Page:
Much remains to be done, including land acquisition in Detroit’s Delray neighborhood and — perhaps the thorniest issue — resolving who will pay to build the U.S. Customs and Border Protection plaza on the Detroit end of the bridge. The U.S. government, which will operate the plaza, has so far balked at paying for it, a cost that could total somewhere in the $250-$300 million range depending on the scope.
U.S. President Barack Obama hailed the resurgence of the U.S. auto industry as well as Detroit’s emergence from bankruptcy today at Ford’s assembly plant in Wayne, where he was applauded by hundreds of Ford workers and elected officials.
“Today I wanted to come here to Michigan because this state proves that no matter how tough times get, Americans are tougher,” Obama said as part of a series of speeches leading up to the State of the Union speech on Jan. 20.
Obama said the federal government could have provided the auto industry money without any strings attached or could have done nothing. It instead chose to lend money in a program designed to encourage restructuring.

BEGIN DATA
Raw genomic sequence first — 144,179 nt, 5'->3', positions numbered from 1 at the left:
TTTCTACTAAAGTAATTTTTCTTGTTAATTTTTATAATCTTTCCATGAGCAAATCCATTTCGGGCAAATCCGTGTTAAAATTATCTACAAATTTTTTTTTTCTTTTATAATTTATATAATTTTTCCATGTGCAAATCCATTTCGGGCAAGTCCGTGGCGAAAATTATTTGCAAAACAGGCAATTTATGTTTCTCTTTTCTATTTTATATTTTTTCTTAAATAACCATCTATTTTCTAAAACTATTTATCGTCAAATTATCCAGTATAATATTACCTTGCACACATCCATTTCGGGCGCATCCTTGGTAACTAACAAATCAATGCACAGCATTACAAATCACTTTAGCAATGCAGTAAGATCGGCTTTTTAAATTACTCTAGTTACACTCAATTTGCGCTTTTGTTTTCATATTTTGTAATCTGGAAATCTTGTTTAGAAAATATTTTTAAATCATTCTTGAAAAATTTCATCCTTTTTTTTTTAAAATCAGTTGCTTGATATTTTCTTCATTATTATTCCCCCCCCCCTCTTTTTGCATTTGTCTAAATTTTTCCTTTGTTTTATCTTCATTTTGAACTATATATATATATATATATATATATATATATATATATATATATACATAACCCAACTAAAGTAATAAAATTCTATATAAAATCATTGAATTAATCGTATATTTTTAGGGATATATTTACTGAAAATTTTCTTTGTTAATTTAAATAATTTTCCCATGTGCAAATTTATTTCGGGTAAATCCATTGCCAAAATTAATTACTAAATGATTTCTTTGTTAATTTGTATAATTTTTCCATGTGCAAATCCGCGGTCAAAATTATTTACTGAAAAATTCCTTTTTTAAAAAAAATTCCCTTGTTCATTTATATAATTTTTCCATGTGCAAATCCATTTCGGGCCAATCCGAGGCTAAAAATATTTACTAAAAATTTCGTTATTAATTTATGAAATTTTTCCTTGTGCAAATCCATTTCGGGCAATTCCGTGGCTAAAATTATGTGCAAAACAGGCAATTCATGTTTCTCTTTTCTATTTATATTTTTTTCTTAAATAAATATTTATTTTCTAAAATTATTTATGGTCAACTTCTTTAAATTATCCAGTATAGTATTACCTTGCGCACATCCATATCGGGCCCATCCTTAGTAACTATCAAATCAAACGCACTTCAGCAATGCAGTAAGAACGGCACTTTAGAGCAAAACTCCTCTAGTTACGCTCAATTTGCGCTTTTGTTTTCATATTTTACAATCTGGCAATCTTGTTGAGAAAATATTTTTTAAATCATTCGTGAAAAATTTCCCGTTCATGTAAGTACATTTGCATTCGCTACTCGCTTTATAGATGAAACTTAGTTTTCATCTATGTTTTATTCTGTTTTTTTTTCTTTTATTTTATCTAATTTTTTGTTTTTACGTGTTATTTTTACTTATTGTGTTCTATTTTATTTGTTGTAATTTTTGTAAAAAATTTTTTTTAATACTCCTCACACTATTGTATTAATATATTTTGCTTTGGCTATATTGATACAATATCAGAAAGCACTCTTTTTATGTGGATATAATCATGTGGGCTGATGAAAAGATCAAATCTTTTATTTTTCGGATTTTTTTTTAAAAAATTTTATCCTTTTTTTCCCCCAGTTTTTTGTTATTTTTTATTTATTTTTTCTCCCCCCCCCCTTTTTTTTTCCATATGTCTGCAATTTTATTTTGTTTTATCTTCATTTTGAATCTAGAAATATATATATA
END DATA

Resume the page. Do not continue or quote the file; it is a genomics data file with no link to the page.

“Now this is the heartbeat of American manufacturing. Right here. And it was flat-lining,” Obama said of the industry in 2009 when the federal government decided to provide emergency loans to help General Motors and Chrysler emerge from bankruptcy.
“It was not popular. Even in Michigan it wasn’t popular,” Obama said. “But that bet has paid off…because the American auto industry is back.”
U.S. automakers sold 16.5 million cars and trucks in 2014, the most since 2006. GM, Ford and Chrysler are all now earning profits - a steep contrast to the losses that forced all three companies to go to Washington to ask for loans in 2008.